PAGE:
Cyber-threats taking advantage of the COVID-19 pandemic are evolving, and Google is seeing an increase in related phishing attempts in countries such
Cyber-threats taking advantage of the COVID-19 pandemic are evolving, and Google is seeing an increase in related phishing attempts in countries such as Brazil, India, and the UK.
As the coronavirus crisis spreads worldwide, cyber-criminals and state-sponsored actors have adapted their attacks to leverage pandemic-related lures. In April, Gmail was seeing 18 million COVID-related daily malicious emails.
The attacks have been evolving and the past month has revealed the emergence of regional hotspots and threats: COVID-19-related malware, phishing, and spam emails have been rising in India, Brazil, and the UK, using regionally relevant lures, financial incentives, and fear, the search giant explains.
Google says it has observed an increase in the number of scams targeting Aarogya Setu, an initiative where the government is trying to connect people across India with essential health services. At the same time, the number of attacks masquerading as COVID-19 symptom tracking has increased, fueled by the return of employees to workplaces.
The Internet giant also observed an increase in phishing scams targeting insurance companies in India, as more and more people in the country are looking to buy health insurance. The scams often quote established institutions, attempting to trick victims into clicking on malicious links.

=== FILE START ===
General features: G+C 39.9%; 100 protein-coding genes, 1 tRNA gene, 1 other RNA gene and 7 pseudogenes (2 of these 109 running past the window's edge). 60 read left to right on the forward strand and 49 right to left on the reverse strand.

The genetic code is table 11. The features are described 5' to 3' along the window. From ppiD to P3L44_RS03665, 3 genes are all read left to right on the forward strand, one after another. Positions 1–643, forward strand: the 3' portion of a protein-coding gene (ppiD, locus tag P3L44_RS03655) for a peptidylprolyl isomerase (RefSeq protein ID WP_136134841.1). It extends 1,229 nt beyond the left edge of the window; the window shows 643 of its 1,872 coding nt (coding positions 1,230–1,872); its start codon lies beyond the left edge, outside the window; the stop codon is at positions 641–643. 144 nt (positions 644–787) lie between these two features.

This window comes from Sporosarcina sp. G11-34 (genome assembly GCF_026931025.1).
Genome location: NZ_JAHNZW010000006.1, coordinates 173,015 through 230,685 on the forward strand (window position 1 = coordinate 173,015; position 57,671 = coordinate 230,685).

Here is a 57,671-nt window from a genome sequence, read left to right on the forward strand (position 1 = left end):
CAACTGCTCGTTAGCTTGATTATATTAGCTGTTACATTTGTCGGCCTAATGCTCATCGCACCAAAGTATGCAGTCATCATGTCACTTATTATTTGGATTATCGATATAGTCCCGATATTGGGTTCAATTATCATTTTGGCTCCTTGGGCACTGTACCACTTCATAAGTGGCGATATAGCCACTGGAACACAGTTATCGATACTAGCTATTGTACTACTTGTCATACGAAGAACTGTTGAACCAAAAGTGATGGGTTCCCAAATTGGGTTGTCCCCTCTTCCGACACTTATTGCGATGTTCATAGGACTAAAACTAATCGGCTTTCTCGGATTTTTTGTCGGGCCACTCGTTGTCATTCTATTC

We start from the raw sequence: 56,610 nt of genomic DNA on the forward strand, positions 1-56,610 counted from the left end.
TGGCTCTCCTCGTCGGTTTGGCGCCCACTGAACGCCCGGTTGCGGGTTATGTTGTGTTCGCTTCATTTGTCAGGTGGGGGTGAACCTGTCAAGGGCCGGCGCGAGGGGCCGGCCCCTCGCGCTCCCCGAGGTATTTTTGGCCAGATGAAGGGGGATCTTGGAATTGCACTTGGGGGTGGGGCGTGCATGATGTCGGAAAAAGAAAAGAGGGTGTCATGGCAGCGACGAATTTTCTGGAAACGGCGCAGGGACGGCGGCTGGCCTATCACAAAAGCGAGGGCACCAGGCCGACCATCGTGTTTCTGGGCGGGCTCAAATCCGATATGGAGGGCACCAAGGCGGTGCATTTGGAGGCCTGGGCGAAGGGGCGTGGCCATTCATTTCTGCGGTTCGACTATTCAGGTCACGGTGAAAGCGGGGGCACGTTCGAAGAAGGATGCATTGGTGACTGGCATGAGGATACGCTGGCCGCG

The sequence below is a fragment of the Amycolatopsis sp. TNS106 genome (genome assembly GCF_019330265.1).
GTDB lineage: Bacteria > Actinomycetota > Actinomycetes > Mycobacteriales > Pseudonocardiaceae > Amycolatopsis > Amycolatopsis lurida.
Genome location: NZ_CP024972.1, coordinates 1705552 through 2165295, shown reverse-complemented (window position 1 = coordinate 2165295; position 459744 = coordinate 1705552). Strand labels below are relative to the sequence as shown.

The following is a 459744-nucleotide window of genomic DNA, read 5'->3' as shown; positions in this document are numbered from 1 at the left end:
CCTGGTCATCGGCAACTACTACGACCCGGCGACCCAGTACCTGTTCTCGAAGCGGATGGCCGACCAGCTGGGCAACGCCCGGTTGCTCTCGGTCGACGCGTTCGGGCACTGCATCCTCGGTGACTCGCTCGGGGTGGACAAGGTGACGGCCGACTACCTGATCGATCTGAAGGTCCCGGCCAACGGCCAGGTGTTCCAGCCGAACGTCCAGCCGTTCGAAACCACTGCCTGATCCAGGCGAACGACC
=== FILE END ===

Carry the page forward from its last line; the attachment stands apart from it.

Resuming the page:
In the UK, amid the government’s reveal of measures to help businesses get through the COVID-19 crisis, attackers are attempting to gain access to users’ personal information by masquerading as government institutions. In some cases, they also attempt to imitate Google.
In Brazil, phishers are increasingly targeting streaming services, which are becoming more and more popular in the country. Some of the emails rely on fear, claiming that the reader would be fined if they do not respond.
Google notes that Gmail continues to block over 99.9% of spam, phishing, and malware, and that it has proactive monitoring in place for COVID-19-related malware and phishing. Many of the threats, however, are not new, but old campaigns repurposed to exploit the COVID-19 crisis.
Earlier this year, the company introduced a deep-learning-based malware scanner that scans more than 300 billion documents every week, and which has already improved the detection of malicious scripts by over 10%.
“These protections, newly developed and already existing, have allowed us to react quickly and effectively to COVID-19-related threats, and will allow us to adapt quickly to new ones. Additionally, as we uncover threats, we assimilate them into our Safe Browsing infrastructure so that anyone using the Safe Browsing APIs can automatically stop them,” Google notes.